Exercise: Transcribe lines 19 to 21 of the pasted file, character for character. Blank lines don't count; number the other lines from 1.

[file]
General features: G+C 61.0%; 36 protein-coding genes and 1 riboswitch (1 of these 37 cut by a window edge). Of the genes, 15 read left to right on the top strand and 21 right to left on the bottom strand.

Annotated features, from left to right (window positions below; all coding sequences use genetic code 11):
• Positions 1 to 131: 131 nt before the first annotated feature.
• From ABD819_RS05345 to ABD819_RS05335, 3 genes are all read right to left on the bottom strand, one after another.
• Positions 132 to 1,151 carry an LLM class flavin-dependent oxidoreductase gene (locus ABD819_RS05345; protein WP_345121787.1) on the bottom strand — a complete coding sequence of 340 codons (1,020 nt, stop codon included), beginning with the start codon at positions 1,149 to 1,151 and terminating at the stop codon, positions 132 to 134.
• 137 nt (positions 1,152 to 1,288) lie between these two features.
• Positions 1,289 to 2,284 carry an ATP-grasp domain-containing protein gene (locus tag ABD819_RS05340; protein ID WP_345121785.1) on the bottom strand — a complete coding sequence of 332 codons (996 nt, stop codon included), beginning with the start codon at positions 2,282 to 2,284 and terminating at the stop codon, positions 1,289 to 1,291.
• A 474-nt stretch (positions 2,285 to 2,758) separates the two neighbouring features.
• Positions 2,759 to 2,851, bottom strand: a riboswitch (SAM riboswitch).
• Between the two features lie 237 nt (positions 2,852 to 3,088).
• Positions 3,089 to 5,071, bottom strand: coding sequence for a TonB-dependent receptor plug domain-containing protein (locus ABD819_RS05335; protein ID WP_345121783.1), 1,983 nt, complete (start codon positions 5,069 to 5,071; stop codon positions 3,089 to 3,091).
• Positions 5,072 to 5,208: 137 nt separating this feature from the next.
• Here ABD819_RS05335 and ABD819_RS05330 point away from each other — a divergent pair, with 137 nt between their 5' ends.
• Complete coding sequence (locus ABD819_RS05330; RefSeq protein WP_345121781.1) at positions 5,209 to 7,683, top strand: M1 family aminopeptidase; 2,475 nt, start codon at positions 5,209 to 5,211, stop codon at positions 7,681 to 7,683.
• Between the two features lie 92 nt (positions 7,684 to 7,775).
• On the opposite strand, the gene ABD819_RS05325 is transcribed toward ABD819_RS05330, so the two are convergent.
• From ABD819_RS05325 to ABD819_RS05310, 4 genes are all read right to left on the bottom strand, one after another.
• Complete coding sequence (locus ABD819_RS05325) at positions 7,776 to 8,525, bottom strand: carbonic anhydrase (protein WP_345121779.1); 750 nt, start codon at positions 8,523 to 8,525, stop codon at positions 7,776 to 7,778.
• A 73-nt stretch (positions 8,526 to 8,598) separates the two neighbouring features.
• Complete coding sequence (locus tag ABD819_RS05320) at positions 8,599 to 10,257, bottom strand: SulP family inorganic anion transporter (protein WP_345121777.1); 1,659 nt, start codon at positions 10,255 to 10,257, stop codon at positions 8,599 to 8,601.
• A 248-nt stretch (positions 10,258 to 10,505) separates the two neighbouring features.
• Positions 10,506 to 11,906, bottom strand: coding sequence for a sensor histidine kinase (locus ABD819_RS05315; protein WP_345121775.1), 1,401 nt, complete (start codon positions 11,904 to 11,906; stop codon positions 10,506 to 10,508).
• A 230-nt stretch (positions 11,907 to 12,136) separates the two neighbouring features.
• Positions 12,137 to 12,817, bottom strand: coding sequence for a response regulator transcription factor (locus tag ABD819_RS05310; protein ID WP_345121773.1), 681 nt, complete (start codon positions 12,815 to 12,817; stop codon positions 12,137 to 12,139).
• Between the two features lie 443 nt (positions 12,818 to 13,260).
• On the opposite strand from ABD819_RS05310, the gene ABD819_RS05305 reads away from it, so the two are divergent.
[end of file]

• A 73-nt stretch (positions 8,526 to 8,598) separates the two neighbouring features.
• Complete coding sequence (locus tag ABD819_RS05320) at positions 8,599 to 10,257, bottom strand: SulP family inorganic anion transporter (protein WP_345121777.1); 1,659 nt, start codon at positions 10,255 to 10,257, stop codon at positions 8,599 to 8,601.
• A 248-nt stretch (positions 10,258 to 10,505) separates the two neighbouring features.